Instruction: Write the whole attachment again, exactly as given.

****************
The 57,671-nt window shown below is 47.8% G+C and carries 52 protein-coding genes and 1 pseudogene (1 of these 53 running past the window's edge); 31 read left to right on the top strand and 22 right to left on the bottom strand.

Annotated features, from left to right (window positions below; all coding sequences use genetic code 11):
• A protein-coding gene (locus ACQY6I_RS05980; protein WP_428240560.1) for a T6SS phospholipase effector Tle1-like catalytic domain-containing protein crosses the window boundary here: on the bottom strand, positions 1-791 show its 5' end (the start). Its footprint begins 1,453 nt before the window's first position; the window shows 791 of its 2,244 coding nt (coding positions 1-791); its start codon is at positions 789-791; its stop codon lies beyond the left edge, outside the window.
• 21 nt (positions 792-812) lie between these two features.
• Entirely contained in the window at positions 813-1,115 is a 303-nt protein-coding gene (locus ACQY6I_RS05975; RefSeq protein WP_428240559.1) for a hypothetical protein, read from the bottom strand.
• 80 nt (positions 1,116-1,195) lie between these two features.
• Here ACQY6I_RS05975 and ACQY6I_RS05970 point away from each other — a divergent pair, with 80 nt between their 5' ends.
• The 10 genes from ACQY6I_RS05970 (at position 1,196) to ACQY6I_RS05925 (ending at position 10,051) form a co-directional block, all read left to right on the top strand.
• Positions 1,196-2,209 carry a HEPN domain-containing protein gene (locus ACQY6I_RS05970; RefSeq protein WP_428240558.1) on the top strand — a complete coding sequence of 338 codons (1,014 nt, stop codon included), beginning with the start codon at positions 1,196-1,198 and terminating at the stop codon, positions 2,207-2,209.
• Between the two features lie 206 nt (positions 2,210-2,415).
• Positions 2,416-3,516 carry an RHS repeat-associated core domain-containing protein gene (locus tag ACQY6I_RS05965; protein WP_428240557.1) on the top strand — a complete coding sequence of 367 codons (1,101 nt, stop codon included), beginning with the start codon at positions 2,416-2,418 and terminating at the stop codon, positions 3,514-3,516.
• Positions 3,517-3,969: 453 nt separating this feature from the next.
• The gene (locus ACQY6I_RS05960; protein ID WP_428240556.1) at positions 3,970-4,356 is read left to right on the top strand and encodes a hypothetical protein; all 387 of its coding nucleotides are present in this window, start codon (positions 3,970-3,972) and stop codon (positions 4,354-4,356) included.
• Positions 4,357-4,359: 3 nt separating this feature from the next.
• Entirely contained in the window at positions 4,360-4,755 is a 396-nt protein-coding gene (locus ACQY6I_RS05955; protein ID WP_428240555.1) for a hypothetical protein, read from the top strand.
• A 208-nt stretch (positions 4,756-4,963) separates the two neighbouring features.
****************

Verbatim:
The 57,671-nt window shown below is 47.8% G+C and carries 52 protein-coding genes and 1 pseudogene (1 of these 53 running past the window's edge); 31 read left to right on the top strand and 22 right to left on the bottom strand.

Annotated features, from left to right (window positions below; all coding sequences use genetic code 11):
• A protein-coding gene (locus ACQY6I_RS05980; protein WP_428240560.1) for a T6SS phospholipase effector Tle1-like catalytic domain-containing protein crosses the window boundary here: on the bottom strand, positions 1-791 show its 5' end (the start). Its footprint begins 1,453 nt before the window's first position; the window shows 791 of its 2,244 coding nt (coding positions 1-791); its start codon is at positions 789-791; its stop codon lies beyond the left edge, outside the window.
• 21 nt (positions 792-812) lie between these two features.
• Entirely contained in the window at positions 813-1,115 is a 303-nt protein-coding gene (locus ACQY6I_RS05975; RefSeq protein WP_428240559.1) for a hypothetical protein, read from the bottom strand.
• 80 nt (positions 1,116-1,195) lie between these two features.
• Here ACQY6I_RS05975 and ACQY6I_RS05970 point away from each other — a divergent pair, with 80 nt between their 5' ends.
• The 10 genes from ACQY6I_RS05970 (at position 1,196) to ACQY6I_RS05925 (ending at position 10,051) form a co-directional block, all read left to right on the top strand.
• Positions 1,196-2,209 carry a HEPN domain-containing protein gene (locus ACQY6I_RS05970; RefSeq protein WP_428240558.1) on the top strand — a complete coding sequence of 338 codons (1,014 nt, stop codon included), beginning with the start codon at positions 1,196-1,198 and terminating at the stop codon, positions 2,207-2,209.
• Between the two features lie 206 nt (positions 2,210-2,415).
• Positions 2,416-3,516 carry an RHS repeat-associated core domain-containing protein gene (locus tag ACQY6I_RS05965; protein WP_428240557.1) on the top strand — a complete coding sequence of 367 codons (1,101 nt, stop codon included), beginning with the start codon at positions 2,416-2,418 and terminating at the stop codon, positions 3,514-3,516.
• Positions 3,517-3,969: 453 nt separating this feature from the next.
• The gene (locus ACQY6I_RS05960; protein ID WP_428240556.1) at positions 3,970-4,356 is read left to right on the top strand and encodes a hypothetical protein; all 387 of its coding nucleotides are present in this window, start codon (positions 3,970-3,972) and stop codon (positions 4,354-4,356) included.
• Positions 4,357-4,359: 3 nt separating this feature from the next.
• Entirely contained in the window at positions 4,360-4,755 is a 396-nt protein-coding gene (locus ACQY6I_RS05955; protein ID WP_428240555.1) for a hypothetical protein, read from the top strand.
• A 208-nt stretch (positions 4,756-4,963) separates the two neighbouring features.